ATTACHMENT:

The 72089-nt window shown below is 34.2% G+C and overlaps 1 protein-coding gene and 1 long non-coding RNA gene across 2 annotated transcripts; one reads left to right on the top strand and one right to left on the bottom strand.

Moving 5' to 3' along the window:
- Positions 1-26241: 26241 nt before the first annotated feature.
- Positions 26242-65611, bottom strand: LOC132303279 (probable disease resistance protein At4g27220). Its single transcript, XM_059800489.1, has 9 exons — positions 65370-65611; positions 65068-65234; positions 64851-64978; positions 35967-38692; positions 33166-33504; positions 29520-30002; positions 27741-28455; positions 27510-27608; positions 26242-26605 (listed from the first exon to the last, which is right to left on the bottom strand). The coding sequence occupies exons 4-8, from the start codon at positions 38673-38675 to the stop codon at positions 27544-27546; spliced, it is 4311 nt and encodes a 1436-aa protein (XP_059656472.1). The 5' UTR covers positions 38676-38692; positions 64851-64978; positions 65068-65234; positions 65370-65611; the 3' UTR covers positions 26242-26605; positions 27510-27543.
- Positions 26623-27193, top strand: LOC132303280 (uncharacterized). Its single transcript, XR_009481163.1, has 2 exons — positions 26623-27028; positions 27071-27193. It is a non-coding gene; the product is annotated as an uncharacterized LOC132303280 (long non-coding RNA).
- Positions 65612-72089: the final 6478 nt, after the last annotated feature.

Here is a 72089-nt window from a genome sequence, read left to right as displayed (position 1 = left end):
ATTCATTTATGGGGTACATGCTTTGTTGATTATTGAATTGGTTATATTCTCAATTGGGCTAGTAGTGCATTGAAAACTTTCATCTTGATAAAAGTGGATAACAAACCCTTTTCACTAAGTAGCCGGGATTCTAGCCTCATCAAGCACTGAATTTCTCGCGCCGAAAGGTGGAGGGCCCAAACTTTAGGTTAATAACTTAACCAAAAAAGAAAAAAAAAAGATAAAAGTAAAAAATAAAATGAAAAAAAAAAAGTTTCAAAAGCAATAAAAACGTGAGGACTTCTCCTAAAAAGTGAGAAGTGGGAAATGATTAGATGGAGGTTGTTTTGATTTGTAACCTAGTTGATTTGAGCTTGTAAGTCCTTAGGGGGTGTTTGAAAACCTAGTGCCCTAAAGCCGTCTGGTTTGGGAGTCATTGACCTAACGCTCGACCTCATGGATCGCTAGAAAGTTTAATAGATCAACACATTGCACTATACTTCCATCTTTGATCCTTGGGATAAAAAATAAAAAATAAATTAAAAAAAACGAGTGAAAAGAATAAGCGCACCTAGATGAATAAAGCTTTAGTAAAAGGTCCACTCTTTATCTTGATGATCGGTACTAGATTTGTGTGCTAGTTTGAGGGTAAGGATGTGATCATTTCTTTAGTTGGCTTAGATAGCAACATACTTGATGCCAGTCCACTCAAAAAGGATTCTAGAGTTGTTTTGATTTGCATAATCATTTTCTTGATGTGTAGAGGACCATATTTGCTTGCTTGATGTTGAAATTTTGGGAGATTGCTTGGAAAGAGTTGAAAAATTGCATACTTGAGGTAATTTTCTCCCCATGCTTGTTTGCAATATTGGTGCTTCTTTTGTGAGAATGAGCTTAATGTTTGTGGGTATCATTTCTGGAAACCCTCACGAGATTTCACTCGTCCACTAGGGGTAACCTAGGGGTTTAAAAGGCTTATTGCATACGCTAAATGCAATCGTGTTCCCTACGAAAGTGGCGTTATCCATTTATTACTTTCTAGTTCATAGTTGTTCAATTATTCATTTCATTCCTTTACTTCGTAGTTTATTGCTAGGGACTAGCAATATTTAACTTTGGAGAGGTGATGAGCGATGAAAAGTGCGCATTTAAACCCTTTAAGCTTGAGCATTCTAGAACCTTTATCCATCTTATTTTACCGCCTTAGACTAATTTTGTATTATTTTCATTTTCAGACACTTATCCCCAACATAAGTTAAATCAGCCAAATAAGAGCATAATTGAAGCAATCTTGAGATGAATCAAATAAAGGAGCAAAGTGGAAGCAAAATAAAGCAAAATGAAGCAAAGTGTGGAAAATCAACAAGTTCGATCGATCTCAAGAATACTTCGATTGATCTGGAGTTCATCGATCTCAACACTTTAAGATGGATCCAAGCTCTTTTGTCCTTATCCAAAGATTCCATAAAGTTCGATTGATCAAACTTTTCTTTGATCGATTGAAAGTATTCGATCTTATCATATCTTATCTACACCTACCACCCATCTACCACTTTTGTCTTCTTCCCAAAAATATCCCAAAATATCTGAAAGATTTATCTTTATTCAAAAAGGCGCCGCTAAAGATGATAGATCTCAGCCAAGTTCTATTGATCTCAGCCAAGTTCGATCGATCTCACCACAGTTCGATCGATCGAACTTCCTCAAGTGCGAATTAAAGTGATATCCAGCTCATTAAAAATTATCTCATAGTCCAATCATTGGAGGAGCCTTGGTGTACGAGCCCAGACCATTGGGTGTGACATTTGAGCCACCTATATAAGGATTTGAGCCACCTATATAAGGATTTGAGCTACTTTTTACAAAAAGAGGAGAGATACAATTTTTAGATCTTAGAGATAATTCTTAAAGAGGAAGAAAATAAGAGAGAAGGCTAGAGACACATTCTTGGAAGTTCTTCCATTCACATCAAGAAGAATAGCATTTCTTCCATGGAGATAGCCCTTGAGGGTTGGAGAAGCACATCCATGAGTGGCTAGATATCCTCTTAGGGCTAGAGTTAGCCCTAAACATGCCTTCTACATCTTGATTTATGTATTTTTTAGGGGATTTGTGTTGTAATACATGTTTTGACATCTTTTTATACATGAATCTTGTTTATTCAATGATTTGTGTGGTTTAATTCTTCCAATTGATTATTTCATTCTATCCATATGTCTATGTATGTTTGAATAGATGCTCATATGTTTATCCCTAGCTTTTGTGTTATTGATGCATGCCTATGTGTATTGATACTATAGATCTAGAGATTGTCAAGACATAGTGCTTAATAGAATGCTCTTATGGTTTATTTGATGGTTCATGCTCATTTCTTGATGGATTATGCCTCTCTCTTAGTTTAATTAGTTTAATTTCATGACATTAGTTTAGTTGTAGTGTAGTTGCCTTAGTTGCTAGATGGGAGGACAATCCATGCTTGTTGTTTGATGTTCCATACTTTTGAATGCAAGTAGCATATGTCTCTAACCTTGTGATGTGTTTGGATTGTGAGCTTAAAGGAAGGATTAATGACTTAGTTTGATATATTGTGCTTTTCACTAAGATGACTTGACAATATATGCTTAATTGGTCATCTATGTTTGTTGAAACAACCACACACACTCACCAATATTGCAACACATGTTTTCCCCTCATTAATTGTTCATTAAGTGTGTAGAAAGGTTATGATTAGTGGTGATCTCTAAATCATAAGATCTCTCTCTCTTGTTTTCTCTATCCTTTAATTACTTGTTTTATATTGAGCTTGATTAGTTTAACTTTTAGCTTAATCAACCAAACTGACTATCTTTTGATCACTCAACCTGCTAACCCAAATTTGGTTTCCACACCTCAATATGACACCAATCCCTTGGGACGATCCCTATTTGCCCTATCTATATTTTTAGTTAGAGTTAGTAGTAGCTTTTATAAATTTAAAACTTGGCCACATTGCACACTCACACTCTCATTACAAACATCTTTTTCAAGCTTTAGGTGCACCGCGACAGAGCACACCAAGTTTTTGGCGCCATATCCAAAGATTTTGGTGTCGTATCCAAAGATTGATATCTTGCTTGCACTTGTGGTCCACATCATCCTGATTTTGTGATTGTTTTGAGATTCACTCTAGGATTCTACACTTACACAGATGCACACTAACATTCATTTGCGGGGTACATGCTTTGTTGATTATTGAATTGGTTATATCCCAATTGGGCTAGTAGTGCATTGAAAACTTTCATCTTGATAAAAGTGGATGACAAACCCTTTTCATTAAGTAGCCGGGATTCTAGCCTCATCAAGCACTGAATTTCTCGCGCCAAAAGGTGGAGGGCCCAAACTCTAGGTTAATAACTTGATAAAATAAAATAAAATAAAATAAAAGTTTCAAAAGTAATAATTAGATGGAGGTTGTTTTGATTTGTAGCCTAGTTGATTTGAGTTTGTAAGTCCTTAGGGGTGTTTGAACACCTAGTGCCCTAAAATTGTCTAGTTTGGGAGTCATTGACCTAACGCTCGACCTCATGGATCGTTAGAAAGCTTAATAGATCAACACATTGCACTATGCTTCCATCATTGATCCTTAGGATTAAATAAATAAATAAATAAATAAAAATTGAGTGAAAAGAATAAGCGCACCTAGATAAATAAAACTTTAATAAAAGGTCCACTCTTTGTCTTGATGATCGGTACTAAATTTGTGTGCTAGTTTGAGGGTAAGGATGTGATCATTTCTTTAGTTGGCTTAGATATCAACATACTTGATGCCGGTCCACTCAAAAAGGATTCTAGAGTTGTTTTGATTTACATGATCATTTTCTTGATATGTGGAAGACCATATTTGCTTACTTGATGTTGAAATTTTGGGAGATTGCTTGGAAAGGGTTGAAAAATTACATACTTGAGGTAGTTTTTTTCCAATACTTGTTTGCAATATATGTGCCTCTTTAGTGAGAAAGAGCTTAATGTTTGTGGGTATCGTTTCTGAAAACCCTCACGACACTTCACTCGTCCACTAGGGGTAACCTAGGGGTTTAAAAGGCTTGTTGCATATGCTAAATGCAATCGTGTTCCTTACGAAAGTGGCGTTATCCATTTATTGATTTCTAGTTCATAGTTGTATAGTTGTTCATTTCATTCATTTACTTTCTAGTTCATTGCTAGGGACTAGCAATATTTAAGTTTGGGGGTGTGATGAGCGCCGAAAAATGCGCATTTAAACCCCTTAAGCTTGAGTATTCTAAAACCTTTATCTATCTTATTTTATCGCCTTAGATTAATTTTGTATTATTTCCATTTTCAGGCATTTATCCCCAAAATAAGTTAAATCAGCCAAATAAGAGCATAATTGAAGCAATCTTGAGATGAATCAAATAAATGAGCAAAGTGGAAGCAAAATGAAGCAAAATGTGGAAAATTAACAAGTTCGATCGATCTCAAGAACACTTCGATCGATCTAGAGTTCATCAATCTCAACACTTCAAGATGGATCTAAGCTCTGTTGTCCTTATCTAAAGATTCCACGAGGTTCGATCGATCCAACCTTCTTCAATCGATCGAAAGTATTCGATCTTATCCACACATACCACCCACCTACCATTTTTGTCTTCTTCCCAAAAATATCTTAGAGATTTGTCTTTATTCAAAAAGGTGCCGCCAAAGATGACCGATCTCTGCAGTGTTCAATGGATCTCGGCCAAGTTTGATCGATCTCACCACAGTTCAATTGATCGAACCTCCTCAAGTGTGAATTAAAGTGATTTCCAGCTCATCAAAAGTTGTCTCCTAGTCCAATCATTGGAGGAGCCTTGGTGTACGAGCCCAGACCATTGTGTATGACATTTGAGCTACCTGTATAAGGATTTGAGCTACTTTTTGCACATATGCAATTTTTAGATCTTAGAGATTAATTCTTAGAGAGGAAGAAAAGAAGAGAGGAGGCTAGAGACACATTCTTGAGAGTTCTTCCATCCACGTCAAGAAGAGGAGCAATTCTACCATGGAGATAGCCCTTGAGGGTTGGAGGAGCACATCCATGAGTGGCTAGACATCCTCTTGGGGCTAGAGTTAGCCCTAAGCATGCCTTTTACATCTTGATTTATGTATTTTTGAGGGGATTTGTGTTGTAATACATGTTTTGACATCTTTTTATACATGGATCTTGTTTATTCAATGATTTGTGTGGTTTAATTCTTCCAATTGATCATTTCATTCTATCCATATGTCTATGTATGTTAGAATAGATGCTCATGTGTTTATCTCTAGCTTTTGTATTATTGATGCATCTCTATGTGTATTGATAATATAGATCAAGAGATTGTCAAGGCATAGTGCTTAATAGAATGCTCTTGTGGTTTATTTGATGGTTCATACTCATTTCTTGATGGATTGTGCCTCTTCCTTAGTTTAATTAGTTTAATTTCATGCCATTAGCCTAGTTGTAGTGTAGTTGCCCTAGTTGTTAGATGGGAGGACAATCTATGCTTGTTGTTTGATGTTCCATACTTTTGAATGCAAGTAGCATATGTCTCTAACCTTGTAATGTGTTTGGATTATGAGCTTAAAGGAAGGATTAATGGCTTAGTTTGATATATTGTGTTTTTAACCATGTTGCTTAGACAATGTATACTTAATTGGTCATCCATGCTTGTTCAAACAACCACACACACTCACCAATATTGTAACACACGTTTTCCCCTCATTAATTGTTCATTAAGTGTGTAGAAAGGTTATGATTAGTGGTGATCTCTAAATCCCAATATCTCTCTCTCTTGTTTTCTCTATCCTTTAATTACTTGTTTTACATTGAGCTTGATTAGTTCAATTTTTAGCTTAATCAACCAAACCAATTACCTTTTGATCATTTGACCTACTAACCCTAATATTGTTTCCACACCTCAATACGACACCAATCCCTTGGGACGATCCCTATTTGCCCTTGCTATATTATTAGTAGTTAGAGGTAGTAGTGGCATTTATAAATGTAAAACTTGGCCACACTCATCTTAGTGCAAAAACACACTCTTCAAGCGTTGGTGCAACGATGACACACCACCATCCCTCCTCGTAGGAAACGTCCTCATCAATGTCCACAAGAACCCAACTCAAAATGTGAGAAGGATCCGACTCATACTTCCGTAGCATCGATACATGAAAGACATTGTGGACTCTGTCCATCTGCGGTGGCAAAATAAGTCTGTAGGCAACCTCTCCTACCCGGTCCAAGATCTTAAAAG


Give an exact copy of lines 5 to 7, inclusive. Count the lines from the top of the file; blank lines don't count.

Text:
- Positions 26623-27193, top strand: LOC132303280 (uncharacterized). Its single transcript, XR_009481163.1, has 2 exons — positions 26623-27028; positions 27071-27193. It is a non-coding gene; the product is annotated as an uncharacterized LOC132303280 (long non-coding RNA).
- Positions 65612-72089: the final 6478 nt, after the last annotated feature.

Here is a 72089-nt window from a genome sequence, read left to right as displayed (position 1 = left end):